Freeman denied tribunal adjournment to help with COVID-19 vaccinations

Richard Freeman, former Team Sky doctor
Richard Freeman, former Team Sky doctor (Image credit: Bryn Lennon/Getty Images)

Former Team Sky and British Cycling doctor Richard Freeman applied for another adjournment to his long-running medical tribunal this week, but it has been rejected. 

According to BBC Sport (opens in new tab), Freeman, whose fitness-to-practice hearing dates back to February 2019, asked for a delay to help administer COVID-19 vaccinations at his NHS practice in Lancashire. 

However, the application was opposed by the General Medical Council (GMC) and rejected by the tribunal service, and so the hearing will recommence as planned on Friday, January 22 after previously being adjourned in November. 

BBC Sport revealed correspondence between legal representatives of Freeman and the GMC, which has brought the case against him. 

"We strongly believe that the COVID crisis position should take precedence," wrote Freeman's lawyers, while the GMC said it "strongly opposed" what it saw as a bid for "an open-ended adjournment".

In the end, the Medical Practioners Tribunal Service (MPTS) ruled that the request, which risked pushing the end of the hearing back to the autumn, was not warranted.

"Having carefully considered the submissions made by the doctor's legal representatives and the GMC, and taking into consideration the stage the hearing has reached, an MPTS decision-maker decided that the hearing should go ahead as planned," read a statement. 

Both the GMC and MPTS noted that Freeman does not have to attend in person, and that closing submissions can be made by his legal team while he is away administering COVID vaccines. 

The process is still in the 'facts' stage, where the GMC's allegations are debated, but is nearing the end of that stage, with just three days scheduled for next week following Friday's session.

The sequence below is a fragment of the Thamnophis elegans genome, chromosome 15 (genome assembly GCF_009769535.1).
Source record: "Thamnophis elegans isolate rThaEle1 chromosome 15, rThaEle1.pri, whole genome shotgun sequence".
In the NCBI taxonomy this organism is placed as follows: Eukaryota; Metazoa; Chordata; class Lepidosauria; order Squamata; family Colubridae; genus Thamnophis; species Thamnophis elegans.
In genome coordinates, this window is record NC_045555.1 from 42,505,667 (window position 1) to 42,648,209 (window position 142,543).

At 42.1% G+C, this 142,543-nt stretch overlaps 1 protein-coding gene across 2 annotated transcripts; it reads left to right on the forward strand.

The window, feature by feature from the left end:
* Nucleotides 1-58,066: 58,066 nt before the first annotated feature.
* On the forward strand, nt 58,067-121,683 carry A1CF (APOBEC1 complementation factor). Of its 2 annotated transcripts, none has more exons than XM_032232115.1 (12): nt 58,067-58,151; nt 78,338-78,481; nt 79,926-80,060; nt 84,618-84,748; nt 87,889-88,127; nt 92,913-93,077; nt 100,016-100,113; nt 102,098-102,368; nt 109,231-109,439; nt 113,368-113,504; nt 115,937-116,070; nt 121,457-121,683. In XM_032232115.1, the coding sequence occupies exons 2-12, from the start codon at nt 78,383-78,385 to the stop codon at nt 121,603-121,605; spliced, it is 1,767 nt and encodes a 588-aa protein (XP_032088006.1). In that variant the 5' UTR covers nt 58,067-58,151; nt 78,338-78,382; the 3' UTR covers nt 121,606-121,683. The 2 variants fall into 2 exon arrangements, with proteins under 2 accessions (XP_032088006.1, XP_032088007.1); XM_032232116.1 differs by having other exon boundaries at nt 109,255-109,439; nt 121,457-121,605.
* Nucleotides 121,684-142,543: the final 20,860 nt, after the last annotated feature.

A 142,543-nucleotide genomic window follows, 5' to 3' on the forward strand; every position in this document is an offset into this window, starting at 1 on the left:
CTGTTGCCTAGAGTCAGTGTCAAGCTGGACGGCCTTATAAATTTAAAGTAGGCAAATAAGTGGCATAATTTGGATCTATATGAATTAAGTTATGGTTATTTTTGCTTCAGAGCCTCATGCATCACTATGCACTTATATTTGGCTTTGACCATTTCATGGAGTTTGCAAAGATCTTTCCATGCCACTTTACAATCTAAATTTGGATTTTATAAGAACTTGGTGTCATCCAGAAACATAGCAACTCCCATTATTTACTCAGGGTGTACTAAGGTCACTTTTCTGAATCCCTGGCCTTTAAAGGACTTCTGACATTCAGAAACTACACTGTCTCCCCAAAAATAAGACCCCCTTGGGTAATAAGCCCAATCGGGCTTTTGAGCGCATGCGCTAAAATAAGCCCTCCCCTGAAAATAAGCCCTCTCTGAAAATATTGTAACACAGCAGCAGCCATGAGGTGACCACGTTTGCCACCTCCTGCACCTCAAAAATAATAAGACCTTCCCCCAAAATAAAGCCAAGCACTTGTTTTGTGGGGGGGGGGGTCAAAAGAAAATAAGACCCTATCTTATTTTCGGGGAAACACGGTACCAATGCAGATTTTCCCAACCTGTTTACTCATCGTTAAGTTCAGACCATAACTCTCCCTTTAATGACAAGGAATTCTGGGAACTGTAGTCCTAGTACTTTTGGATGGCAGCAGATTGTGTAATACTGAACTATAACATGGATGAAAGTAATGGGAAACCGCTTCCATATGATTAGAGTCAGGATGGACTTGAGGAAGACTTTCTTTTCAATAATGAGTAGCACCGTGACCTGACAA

The tribunal is expected to deliver a decision on the facts on March 2. After that, the hearing will move to the 'impairment' phase, where the doctor's fitness to practice is assessed in light of the findings. Both sides can still call witnesses at this stage before the process concludes with a decision regarding any punishment. 

The tribunal will reconvene for this for three days from March 17-19, before another four-day session six weeks later, from May 4-7.

Freeman has accepted 18 of the 22 allegations originally tabled by the GMC but disputes the four surrounding the delivery of testosterone to Team Sky and British Cycling headquarters in June 2011.

The central allegation is that he placed the order 'knowing or believing' the banned substance was to be administered to a rider. Freeman, who originally denied even placing the order before later admitting it, has claimed it was to treat erectile dysfunction in coach Shane Sutton, who vehemently denied that was the case when he appeared as a witness in December 2019.

The rejection of the latest adjournment application, following repeated delays linked to Freeman's mental health, means the hearing is still scheduled to wrap up just before the expiry of the World Anti-Doping Agency's statute of limitations. The 10-year statute, upped from eight in 2015, is understood to apply, giving UK Anti-Doping a small window to table charges if the GMC's allegations are substantiated. 

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